Anthony Norman, an international expert on vitamin D, in a paper published in the August issue of the American Journal of Clinical Nutrition, further enforced vitamin D’s potential for contributions to:
- Adequate immune system health
- The secretion and regulation of insulin by the pancreas
- The heart and blood pressure regulation
- Muscle strength and brain activity.
Access to adequate amounts of vitamin D (My recommendation: 1000-2000 i.u/day) is also believed to be beneficial towards reducing the risk of cancer.
Norman also lists 36 organ tissues in the body whose cells respond biologically to vitamin D, including bone marrow, breast, colon, intestine, kidney, lung, prostate, retina, skin, stomach and uterine tissues. Vitamin D acts hormonally in the body which sets it apart from the rest of the vitamins we know of.
According to Norman, deficiency of vitamin D can impact all 36 organs. Vitamin D deficiency is already associated with a reduction in muscle strength, a high risk for falls, and an increased risk for colorectal, prostate and breast and other major cancers.
To find out more about vitamin sources and supplementation or to inquire about an inexpensive way to check your vitamin D status through Quest Labs, email info@OptFunction.com or call 503-866-9739
Yours in Health
Dr. Tim Irving DC, LMT, CKTP, Nutritionist
Portland, Oregon, 97214
American Journal of Clinical Nutrition August 2008, Vol. 88, No. 2, 491S-499S
This is a bold statement….I know.
I made the statement in the title of this blog because of the new optimal movement program at Optimum Function. For years, I have been studying chiropractic and manual medicine. One common denominator of all that I have studied is that these techniques help to relieve pain by balancing movement. Too little movement tears down the foundation of your movement patterns. Techniques like chiropractic manipulation, soft-tissue mobilization, the Graston Technique, Kinesiotape and more help to increase movement when there is not enough and reduce movement when there is too much. What I have known for a while now is that there is another component to optimal movement and optimum function…..STABILITY!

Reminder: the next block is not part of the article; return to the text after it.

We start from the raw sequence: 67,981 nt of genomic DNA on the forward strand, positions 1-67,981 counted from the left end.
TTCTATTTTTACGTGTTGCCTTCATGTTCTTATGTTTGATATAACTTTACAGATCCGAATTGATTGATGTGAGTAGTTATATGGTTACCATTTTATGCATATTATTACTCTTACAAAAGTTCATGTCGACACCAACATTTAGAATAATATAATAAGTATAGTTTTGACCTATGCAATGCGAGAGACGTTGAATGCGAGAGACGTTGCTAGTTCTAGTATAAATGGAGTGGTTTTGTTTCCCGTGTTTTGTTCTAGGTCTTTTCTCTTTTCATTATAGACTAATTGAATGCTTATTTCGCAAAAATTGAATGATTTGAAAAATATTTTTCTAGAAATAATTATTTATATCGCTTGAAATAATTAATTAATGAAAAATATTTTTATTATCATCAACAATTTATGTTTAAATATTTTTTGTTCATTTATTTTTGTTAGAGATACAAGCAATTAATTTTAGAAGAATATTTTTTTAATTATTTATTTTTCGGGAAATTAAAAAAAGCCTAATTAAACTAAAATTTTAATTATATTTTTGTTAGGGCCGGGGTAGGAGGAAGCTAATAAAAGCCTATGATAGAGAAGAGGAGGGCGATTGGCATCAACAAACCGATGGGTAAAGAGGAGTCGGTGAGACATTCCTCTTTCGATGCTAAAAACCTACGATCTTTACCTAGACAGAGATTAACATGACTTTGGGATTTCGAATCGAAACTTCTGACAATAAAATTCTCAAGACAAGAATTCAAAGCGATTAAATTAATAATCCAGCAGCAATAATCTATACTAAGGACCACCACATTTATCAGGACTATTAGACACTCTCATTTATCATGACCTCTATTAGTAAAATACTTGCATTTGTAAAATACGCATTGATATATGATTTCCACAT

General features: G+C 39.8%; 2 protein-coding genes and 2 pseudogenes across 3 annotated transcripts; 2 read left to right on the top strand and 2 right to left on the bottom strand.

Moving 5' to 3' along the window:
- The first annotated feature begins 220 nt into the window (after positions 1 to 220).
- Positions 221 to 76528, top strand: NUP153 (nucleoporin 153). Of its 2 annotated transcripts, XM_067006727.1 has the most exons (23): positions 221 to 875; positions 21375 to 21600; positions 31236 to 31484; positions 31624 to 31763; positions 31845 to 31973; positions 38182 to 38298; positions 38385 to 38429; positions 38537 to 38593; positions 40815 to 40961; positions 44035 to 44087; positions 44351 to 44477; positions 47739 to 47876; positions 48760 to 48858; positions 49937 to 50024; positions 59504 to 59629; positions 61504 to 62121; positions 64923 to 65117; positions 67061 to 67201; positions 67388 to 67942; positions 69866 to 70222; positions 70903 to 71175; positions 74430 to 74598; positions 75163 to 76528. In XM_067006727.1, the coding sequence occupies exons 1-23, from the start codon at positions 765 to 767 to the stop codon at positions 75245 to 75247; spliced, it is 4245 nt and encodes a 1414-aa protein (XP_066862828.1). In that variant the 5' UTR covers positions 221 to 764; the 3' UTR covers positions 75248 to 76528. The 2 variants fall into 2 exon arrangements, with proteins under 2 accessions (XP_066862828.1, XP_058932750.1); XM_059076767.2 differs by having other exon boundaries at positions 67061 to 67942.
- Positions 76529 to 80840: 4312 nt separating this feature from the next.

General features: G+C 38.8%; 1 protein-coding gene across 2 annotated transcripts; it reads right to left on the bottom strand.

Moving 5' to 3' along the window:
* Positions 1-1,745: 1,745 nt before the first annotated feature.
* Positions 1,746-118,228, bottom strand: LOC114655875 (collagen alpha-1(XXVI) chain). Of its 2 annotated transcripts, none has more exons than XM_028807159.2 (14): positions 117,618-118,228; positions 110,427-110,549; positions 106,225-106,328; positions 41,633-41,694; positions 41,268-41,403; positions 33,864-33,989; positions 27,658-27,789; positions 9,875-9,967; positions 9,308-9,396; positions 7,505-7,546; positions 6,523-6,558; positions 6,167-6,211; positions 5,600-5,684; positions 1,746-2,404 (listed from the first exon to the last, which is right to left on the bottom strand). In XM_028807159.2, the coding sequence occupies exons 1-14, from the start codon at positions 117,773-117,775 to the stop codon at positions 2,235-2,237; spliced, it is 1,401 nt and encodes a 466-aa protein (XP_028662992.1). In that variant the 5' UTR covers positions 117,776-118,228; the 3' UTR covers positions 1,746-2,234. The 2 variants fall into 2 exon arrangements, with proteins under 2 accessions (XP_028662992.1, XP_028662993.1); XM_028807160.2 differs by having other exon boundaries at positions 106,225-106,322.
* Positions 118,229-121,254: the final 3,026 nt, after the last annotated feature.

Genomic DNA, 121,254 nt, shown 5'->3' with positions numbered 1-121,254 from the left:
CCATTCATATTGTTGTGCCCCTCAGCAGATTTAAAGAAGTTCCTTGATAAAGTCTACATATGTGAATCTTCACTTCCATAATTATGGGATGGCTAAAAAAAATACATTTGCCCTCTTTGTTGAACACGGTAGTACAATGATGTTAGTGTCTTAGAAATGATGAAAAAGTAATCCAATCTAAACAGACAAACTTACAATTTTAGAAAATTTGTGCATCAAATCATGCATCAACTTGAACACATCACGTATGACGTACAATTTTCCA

This is where many manual techniques fall short and many doctors/therapists fail. Granted, you cannot have stability without first having mobility but you must eventually address any stability issues you may have or you will almost always injure yourself in the future.
As an infant, you had absolutely no mobility issues, you had all the mobility you needed for any task at hand. The problem back then was stability; your immature nervous system could not control all of that mobility thus not being able to stabilize your movements. Back then, it was hard to stand, walk, do complex tasks and movements because of a lack of stability. WIth no lack of mobility, gaining stability was a matter of time; your nervous system was like a sponge that soaked-up all the information it needed to eventually stabilize your body….well….what happened?
As you grew older, minor injuries, bad habits etc. created lack of mobility in certain areas but because you are a human being with a very adaptable nervous system, you just adapted by creating compensatory patterns of movement to bypass that which was not there. Now, a little bit of this is OK but the more compensation that occurred the more your primitive movement patterns were affected. Things like touching your toes, squatting, reaching behind your back etc. became dysfunctional or maybe somewhat impossible.
Because you like many others, have a busy, active life, the lack of proper, foundational movement patterns eventually spells the breakdown of things like ligaments, tendons and muscles. In addition, movement in general takes more energy and things that you used to be able to to without fatiguing become tedious.
Well, improving the health of your ligaments, tendons and muscles while also addressing the mobility of your muscles and joints helps immensely but if your primitive, foundational movement patterns are not addressed and stability is not improved, you WILL BECOME INJURED AGAIN….period. It won’t matter if you’re an athlete, office worker, mom, dad, grandma or grandpa, your system will continue to create compensation and when there are too many compensatory patterns, it will break down again.